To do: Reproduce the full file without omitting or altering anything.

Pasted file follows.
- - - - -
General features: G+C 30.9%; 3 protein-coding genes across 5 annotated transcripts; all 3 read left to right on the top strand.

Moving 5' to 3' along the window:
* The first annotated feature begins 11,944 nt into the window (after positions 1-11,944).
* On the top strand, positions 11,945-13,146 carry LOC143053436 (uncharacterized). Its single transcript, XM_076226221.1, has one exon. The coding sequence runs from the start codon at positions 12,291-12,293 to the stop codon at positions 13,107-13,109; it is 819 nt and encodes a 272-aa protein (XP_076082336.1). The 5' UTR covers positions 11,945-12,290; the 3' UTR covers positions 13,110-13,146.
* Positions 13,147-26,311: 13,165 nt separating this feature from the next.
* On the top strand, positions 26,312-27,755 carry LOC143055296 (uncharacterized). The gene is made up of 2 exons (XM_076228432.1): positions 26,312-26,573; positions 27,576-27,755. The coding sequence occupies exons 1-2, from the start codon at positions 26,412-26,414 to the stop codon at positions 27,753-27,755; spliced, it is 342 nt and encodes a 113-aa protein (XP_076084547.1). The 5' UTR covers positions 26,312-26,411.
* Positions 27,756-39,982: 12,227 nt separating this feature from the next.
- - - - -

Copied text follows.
General features: G+C 30.9%; 3 protein-coding genes across 5 annotated transcripts; all 3 read left to right on the top strand.

Moving 5' to 3' along the window:
* The first annotated feature begins 11,944 nt into the window (after positions 1-11,944).
* On the top strand, positions 11,945-13,146 carry LOC143053436 (uncharacterized). Its single transcript, XM_076226221.1, has one exon. The coding sequence runs from the start codon at positions 12,291-12,293 to the stop codon at positions 13,107-13,109; it is 819 nt and encodes a 272-aa protein (XP_076082336.1). The 5' UTR covers positions 11,945-12,290; the 3' UTR covers positions 13,110-13,146.
* Positions 13,147-26,311: 13,165 nt separating this feature from the next.
* On the top strand, positions 26,312-27,755 carry LOC143055296 (uncharacterized). The gene is made up of 2 exons (XM_076228432.1): positions 26,312-26,573; positions 27,576-27,755. The coding sequence occupies exons 1-2, from the start codon at positions 26,412-26,414 to the stop codon at positions 27,753-27,755; spliced, it is 342 nt and encodes a 113-aa protein (XP_076084547.1). The 5' UTR covers positions 26,312-26,411.
* Positions 27,756-39,982: 12,227 nt separating this feature from the next.